Byrd Tool trims labor costs with paperboard crates

Tool maker reduced packing time by 30% by switching from wooden crates.

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You might expect a company that specializes in industrial woodworking tools to favor wooden crates for shipping. Until recently, Byrd Tool, located in Leitchfield, Ky., constructed wood crates to ship all of its products.

Recently, however, the company discovered significant labor savings by switching to a unique paperboard crate (Laminations, http://www.laminationsonline.com/html/products/uCrate.htm) to ship its cutter heads for industrial planers, molders, joiners and shapers.

“It takes about 30% less time to pack our products in paperboard crates compared to wooden boxes,” said Tom Byrd, company president. “That’s a significant savings.”

Protecting the Shelix head during shipment
Among professional woodworkers, Byrd Tool is a recognized leader in innovation. The Shelix head, the company’s signature product, is a planer head that uses staggered teeth, also known as tips or knives, that are set at an angle and arranged in a helix design on a rotating cylinder. The tips slice the wood in a way that makes for a smoother cut than a traditional straight blade. “Woodworkers know that a shear cut is far better than a straight cut and that a stagger cut is much better than just a single straight knife,” said Byrd. “It’s also easier on their dust collection systems.”

Using common carriers, Byrd Tool ships about 75% of its product domestically, with the remainder going to places such as Taiwan, Canada, Mexico, Germany, Italy and the U.K. Most of their sales come through the company’s website at http://www.byrdtool.com.

Byrd Tool still ships some of its heaviest planer heads and tools in wooden crates, which are constructed onsite. Larger shipments to places such as Taiwan are often palletized loads that are cubed and strapped, maximizing shipping space and enhancing load stability. In 2010, however, Byrd Tool began replacing wooden crates with paperboard crates to ship most of the 3,000 Shelix heads shipped each year.

Introduced as a cost-effective, sustainable choice for protecting long and narrow products during shipping and handling, the crates consist of two seamless U–shaped channels of laminated paperboard that fit snugly together. Available in a variety of calipers, leg lengths and sizes, they provide a sturdy, environmentally friendly way to ship products such as window blinds and rods, tubing, metal rods/extrusions, fragile instruments, glass products and industrial tools.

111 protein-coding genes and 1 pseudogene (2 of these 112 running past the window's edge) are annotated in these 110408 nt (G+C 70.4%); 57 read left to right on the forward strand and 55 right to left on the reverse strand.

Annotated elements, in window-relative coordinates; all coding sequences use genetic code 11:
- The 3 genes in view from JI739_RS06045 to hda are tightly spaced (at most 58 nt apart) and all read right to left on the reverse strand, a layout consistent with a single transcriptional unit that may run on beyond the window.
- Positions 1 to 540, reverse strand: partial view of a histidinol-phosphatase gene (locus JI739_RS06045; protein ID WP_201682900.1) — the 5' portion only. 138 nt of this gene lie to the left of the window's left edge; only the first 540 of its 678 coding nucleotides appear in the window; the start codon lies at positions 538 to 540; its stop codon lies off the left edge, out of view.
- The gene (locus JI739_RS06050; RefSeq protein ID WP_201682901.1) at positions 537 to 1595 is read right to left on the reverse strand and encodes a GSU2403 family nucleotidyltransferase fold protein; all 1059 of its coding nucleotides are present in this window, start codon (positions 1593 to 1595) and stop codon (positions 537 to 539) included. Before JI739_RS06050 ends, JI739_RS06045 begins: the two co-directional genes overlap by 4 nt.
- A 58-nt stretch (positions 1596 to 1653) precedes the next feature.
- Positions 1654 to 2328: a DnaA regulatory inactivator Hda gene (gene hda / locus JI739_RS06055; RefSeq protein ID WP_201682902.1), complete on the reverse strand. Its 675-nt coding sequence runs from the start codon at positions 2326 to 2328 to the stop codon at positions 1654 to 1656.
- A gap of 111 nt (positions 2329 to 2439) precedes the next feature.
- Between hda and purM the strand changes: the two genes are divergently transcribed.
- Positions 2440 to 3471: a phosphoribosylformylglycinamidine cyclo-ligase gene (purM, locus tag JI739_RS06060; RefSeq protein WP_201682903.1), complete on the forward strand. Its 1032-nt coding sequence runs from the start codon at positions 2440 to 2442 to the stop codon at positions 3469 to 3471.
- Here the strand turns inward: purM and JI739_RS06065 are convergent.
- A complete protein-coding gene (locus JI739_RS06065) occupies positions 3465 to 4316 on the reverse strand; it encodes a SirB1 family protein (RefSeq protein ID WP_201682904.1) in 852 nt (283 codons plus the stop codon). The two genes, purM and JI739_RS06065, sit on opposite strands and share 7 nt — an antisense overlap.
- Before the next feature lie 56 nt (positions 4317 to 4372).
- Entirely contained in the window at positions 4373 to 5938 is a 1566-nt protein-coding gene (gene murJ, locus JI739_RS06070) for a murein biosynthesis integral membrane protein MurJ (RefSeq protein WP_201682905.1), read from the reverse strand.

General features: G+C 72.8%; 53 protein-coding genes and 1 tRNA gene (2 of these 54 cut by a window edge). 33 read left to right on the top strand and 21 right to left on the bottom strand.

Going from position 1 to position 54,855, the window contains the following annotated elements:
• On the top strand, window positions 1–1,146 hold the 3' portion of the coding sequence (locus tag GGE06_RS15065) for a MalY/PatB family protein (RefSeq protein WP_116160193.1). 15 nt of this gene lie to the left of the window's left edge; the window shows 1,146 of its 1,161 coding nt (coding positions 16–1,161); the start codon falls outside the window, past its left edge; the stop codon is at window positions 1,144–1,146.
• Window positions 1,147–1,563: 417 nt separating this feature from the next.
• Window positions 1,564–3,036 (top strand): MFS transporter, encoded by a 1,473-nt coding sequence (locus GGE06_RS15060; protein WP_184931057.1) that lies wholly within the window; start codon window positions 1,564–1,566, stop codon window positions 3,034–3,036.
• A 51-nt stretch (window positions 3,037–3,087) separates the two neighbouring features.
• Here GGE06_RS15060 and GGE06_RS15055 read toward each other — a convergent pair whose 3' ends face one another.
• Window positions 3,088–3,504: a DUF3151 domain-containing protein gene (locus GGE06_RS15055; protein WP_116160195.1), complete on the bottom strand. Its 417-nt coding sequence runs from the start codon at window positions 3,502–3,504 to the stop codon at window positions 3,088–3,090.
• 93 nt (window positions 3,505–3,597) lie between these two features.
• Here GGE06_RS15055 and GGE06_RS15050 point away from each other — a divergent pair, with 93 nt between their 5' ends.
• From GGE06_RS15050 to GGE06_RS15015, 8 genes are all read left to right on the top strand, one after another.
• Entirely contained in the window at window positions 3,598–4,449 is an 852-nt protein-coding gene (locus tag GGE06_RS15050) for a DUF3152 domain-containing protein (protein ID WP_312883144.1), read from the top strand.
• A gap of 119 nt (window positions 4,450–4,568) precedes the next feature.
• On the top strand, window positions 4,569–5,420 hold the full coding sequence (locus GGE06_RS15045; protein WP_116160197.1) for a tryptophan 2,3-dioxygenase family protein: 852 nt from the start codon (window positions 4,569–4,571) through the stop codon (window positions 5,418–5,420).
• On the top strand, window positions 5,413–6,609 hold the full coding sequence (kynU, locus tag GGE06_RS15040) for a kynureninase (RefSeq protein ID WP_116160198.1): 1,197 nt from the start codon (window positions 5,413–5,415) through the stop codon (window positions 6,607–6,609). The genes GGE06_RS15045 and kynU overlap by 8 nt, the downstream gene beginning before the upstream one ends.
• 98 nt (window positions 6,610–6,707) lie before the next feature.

Creating the protective packaging
Byrd Tool orders the crates in 240-inch lengths and then cuts them to the desired lengths. Byrd uses two configurations with different leg lengths but the same 5-inch base.

Wooden plugs, made of 2x4s or 2x6s, are stapled on the ends. Holes drilled in the wooden plugs support the journals on either end of the heads, suspending the tool securely within the crates. “Depending how heavy the heads are, we sometimes use separate blocks to suspend them rather than relying totally on the end plugs,” Byrd said.

Suspended within the UCrates, the heads have a buffer space of at least 1 inch between the head and the container walls.

“If the UCrate is tossed around during handling, it will flex a small amount. The buffer space precludes any shipping damage,” said Byrd. “We have not experienced any damage problems.”

Given the number of units Byrd Tool ships annually, not only protection but also the cost of freight and shipping materials are considerations. But the big advantage of the laminated paperboard crates over wood is in labor.

“The actual box material—paperboard compared to wood—is pretty close to the same as far as price, but the labor costs of using paperboard crates compared to wood is less,” said Byrd.

Paperboard crates also avoid carrier surcharges for handling wooden crates.

“The difference in weight between a paperboard crate and wood is about 5 pounds,” said Byrd. “That doesn’t sound like much, but there is a premium charge to ship with exposed wood when you use UPS or FedEx. Using the paperboard crates, we not only save weight, but we are able to avoid the surcharge.”


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